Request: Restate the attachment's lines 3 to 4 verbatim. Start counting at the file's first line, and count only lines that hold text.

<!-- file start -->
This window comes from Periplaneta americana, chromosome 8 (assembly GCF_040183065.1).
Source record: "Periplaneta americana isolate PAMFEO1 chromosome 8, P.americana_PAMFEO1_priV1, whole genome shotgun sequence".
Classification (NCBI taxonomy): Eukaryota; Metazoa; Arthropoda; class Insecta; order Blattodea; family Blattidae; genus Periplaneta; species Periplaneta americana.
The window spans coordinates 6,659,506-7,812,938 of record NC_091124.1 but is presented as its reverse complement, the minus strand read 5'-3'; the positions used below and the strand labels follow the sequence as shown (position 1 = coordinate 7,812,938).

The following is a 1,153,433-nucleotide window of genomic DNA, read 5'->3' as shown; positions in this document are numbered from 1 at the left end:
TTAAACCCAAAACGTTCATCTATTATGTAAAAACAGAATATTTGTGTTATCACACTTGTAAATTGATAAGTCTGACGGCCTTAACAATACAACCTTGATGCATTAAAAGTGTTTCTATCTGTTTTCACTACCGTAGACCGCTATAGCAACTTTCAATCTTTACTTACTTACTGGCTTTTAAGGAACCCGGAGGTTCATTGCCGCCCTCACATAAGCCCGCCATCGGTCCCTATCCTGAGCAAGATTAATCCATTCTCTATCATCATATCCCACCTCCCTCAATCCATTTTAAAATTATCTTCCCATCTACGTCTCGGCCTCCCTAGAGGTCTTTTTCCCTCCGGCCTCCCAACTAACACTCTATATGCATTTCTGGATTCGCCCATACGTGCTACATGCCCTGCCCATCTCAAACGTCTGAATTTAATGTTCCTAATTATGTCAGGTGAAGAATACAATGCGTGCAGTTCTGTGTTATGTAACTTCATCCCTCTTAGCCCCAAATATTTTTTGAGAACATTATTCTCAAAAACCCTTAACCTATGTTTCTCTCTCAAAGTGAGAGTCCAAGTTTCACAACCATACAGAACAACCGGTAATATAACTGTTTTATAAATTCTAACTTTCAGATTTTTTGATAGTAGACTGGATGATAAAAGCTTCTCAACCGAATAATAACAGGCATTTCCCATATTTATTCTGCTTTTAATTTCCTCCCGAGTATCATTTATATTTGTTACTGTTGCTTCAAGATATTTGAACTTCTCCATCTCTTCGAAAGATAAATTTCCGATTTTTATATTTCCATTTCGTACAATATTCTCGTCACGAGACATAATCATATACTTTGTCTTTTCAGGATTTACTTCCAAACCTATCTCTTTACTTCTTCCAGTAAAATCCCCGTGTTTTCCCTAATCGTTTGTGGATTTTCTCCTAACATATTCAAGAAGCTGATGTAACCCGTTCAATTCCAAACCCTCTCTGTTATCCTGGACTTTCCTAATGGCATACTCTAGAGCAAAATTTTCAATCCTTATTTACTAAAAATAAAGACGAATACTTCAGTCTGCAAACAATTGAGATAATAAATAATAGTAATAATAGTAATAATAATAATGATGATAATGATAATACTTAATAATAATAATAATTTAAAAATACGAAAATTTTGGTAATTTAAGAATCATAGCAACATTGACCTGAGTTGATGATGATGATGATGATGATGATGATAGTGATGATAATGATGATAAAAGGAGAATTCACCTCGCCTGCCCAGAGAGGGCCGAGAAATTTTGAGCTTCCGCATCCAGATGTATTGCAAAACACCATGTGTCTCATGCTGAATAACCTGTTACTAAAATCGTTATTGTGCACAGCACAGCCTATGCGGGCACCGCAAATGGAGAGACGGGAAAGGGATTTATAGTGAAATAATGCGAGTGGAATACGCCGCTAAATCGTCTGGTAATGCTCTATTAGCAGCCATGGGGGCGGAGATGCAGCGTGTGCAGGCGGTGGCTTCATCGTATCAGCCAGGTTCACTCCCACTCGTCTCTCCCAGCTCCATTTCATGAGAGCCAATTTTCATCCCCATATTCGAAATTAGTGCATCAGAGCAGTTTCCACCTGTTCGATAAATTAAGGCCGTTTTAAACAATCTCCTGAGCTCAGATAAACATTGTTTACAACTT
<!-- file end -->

Classification (NCBI taxonomy): Eukaryota; Metazoa; Arthropoda; class Insecta; order Blattodea; family Blattidae; genus Periplaneta; species Periplaneta americana.
The window spans coordinates 6,659,506-7,812,938 of record NC_091124.1 but is presented as its reverse complement, the minus strand read 5'-3'; the positions used below and the strand labels follow the sequence as shown (position 1 = coordinate 7,812,938).